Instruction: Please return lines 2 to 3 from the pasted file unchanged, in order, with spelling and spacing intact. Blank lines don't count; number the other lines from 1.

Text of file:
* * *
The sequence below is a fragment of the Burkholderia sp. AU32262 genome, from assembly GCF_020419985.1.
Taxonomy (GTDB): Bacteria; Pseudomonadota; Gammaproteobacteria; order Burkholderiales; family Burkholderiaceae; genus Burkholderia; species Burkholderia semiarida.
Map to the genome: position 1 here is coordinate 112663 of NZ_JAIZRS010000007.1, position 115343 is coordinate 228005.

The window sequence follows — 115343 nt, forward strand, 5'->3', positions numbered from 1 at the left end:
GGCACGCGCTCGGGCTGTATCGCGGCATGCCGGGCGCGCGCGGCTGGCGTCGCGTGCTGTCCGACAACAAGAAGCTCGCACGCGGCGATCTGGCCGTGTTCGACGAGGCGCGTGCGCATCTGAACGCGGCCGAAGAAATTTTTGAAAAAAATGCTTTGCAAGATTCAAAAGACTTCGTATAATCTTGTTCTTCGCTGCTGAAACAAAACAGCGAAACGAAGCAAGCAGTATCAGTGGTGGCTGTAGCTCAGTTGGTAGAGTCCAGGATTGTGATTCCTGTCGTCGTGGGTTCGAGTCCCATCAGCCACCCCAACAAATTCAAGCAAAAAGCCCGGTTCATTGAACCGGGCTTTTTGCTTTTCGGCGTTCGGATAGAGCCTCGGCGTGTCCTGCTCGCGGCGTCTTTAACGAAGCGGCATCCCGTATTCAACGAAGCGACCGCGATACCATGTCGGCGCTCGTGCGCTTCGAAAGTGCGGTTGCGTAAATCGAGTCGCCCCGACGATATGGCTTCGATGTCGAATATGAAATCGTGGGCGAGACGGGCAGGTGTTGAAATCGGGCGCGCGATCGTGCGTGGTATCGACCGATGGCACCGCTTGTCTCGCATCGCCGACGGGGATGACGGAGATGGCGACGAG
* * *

Taxonomy (GTDB): Bacteria; Pseudomonadota; Gammaproteobacteria; order Burkholderiales; family Burkholderiaceae; genus Burkholderia; species Burkholderia semiarida.
Map to the genome: position 1 here is coordinate 112663 of NZ_JAIZRS010000007.1, position 115343 is coordinate 228005.